4. Pingback: The Ex-Pat’s Life…Where’s Home? « Broadside

  5. Monica says:

    I think that’s the beauty of being an expat. You go through all these experiences, you blame everyone around, and then, one day, you learn so much more about yourself, only by leaving your comfort zone, your home, your people.
    Living in 3 foreign countries so far, I also did this blame-it-on-the-host game, in the first 2 of them. From it, I got a momentary relief, coupled with longer term more difficult adjustment issues. One day, like you, I learned that it may be me, and not them, and it may be much easier if I’d just try to accept the culture and immerse in it. Now, living in the 3rd foreign country, I promised myself I won’t do the same mistakes again, and I enjoy every moment much more! Ironically, now I spot various expats constantly complaining about the culture they chose to live in. 🙂
    Thanks! Insightful post!

    • expatriababy says:

      Thanks for the support, Monica. I’m so glad to hear that you’ve settled into your third expat post with more ease. I’m hopeful that the same will happen for me wherever we end up. I’m just curious…would you say that your most recent posting is “easier” or more difficult than your previous posts? I ask because I’m searching for hopeful signs that I’ll do better job of adjusting and accepting difference on our next post, wherever (and how difficult) it may be.

      • Monica says:

        Yes, it’s definitely much easier settling in a country while accepting all its cultural traits at the same time. But I think it also very much depends on the person settling, and on the country itself. I am a person who gets excited at novelty, unfamiliar places and lack of routine. Some people really get scared of all that…
        In my 3 moves I realized the more you push away the culture, the more it will push you back to show you that if you chose it, you’ve got to learn to accept it too. My most difficult move so far was the second one, to Germany – and that is because the moment I stepped into this country I didn’t want to be there, I was fooling myself that I’d only be there for a few short months, I didn’t want to integrate, make friends or learn the language – and you can imagine that with this recipe, I had the hardest time! But I still strongly belive that it has something to do with the culture itself too! I happened to be in a closed culture with unfriendly people to add to the mix. 🙂
        And when I made the 3rd move, I consciously chose not to make the same mistakes, to learn from my past and to take, at least at the beginning, only the best from the new culture. You wrote it better, you must know it: acceptance of difference and looking with an open mind are the keys! 🙂

  6. Sine says:

    I totally agree with Monica. I’m not saying I’m free of that ugly judgmental thing, I still fall into that trap often, but I’m much more accepting of cultural differences now than I used to be, and as a result a much happier expat. I remember when we lived in Singapore, I was constantly annoyed by the “cannot’s” and the smiling without doing anything, etc, and now when I think back I can’t believe that I would have been annoyed at anything in such a beautiful and overall efficient country (now that I’ve moved to South Africa!). And now here I think the best thing that ever happened to me was moving to a place where “just now” means maybe this week or probably next. You become so much more relaxed about everything, and realize the world still turns and is quite beautiful. But Erica, you’re right, it’s not like one day you just have a revelation and then you’re over your xenophobia – it’s a much more gradual process and you have to keep working at it every day.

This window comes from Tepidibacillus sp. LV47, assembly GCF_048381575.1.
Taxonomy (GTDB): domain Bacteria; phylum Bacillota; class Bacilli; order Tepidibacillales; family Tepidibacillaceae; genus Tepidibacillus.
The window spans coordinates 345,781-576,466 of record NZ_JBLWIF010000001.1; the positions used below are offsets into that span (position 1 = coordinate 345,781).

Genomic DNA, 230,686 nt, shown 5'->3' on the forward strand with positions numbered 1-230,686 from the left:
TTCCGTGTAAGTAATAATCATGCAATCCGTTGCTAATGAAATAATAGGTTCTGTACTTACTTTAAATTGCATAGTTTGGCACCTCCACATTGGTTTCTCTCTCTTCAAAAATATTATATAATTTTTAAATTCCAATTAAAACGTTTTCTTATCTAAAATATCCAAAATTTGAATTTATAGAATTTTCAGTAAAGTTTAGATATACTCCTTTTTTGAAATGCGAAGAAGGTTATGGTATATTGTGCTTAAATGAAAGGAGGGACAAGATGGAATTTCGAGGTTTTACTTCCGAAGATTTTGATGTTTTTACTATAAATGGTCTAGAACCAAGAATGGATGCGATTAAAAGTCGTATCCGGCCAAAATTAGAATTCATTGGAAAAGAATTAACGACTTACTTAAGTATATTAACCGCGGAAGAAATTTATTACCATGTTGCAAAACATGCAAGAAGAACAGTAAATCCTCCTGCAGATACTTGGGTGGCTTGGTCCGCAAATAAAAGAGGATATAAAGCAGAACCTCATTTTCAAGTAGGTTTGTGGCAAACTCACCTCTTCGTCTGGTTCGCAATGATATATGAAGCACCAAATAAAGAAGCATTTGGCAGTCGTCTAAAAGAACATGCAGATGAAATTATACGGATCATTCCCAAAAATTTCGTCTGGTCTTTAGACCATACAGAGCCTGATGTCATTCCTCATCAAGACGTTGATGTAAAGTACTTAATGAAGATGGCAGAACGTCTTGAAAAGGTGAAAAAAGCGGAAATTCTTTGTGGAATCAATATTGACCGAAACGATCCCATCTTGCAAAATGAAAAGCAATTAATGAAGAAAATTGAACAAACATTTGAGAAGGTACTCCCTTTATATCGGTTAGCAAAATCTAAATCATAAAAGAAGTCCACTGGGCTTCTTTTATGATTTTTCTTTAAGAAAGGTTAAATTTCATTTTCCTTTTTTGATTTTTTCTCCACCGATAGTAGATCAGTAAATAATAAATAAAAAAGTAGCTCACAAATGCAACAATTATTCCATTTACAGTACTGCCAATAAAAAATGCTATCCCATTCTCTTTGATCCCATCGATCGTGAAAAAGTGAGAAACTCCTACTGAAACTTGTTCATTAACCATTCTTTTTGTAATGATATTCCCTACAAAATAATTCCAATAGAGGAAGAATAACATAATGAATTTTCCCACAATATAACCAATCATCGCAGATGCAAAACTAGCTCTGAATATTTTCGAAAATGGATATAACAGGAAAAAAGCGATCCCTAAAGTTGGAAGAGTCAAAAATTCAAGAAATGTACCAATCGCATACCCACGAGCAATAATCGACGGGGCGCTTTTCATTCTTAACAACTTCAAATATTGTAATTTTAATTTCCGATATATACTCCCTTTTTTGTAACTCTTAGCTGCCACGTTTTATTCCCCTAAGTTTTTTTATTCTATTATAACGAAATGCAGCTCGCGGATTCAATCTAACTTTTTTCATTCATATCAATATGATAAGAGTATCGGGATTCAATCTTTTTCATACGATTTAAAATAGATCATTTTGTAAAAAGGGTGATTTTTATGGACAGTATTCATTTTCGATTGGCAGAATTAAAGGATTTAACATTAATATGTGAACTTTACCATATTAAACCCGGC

• expatriababy says:

      Sine, you’re right about that…it takes time and experience to keep batting down xenophobia, I think. Like you pointed out, previous expat experience may not make adjustment or culture shock easier, per see, but it can help you put your current situation in perspective. When I lived in China, there were a lot of things I didn’t like (crazy public trasport comes to mind), but now in Japan, I find myself missing so much of what China had to offer and regretting that I didn’t appreciate it more. I feel like over the years and over the countries, I’ve come to better understand what makes for a good life abroad, and I think on the next move, I’ll be better able to seek out those things and appreciate much more what I find. Hopefully. Fingers crossed.

  7. expatlogue says:

    A really thought-provoking post, Erica. It’s been swirling around in my head since I read it on the day you put it up, but children and life have prevented me from getting a comment down lit now! I think everyone will recognise ourselves in that, and it was a courageous piece to write. I do believe that it is an inherent human characteristic, this need to sort, based on DIFFERENCES and not similarities, probably some Darwinian survival thing. But that led me on further, to thinking about not just how we see others, but how others see us.
    I have heard from people who have tried their utmost to throw off their national stereotypes and have felt exasperated with peoples insistence on judging them this way anyway. It reminded me of my own experience with my husbands family. I am Irish and my husband is Pakistani so we knew things were always going to be tough. We have been married for almost nine years, in which time I did all I could to bridge the cultural abyss between his family and myself. I learned Urdu and Punjabi, studied Arabic, immersed myself in Bollywood films, wore shalwar kameez and learnt to cook Punjabi cuisine ( I make great chapattis too!) but for all the surface acceptance, I still had to listen to criticism of white people and all their faults. I believed (perhaps naively) that I was not included in this criticism because I would be identified to other family and friends with pride, as being “different”. But, in the end, cultural differences won the day and I was admonished for not being “Pakistani”, something I could do nothing about, but was nevertheless held responsible for. When it came to the crunch, ranks closed and I was left out in the cold.